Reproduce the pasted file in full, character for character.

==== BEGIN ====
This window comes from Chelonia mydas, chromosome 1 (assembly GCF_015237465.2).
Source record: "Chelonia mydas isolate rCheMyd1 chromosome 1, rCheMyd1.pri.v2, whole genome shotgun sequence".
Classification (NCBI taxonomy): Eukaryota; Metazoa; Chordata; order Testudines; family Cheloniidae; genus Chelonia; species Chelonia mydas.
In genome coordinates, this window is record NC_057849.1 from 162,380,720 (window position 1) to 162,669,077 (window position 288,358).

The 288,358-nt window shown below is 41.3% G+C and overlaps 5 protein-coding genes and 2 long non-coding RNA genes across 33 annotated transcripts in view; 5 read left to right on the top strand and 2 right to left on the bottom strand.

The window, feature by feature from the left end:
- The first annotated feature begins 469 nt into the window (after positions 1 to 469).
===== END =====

This window comes from Chelonia mydas, chromosome 1 (assembly GCF_015237465.2).
Source record: "Chelonia mydas isolate rCheMyd1 chromosome 1, rCheMyd1.pri.v2, whole genome shotgun sequence".
Classification (NCBI taxonomy): Eukaryota; Metazoa; Chordata; order Testudines; family Cheloniidae; genus Chelonia; species Chelonia mydas.
In genome coordinates, this window is record NC_057849.1 from 162,380,720 (window position 1) to 162,669,077 (window position 288,358).

The 288,358-nt window shown below is 41.3% G+C and overlaps 5 protein-coding genes and 2 long non-coding RNA genes across 33 annotated transcripts in view; 5 read left to right on the top strand and 2 right to left on the bottom strand.

The window, feature by feature from the left end:
- The first annotated feature begins 469 nt into the window (after positions 1 to 469).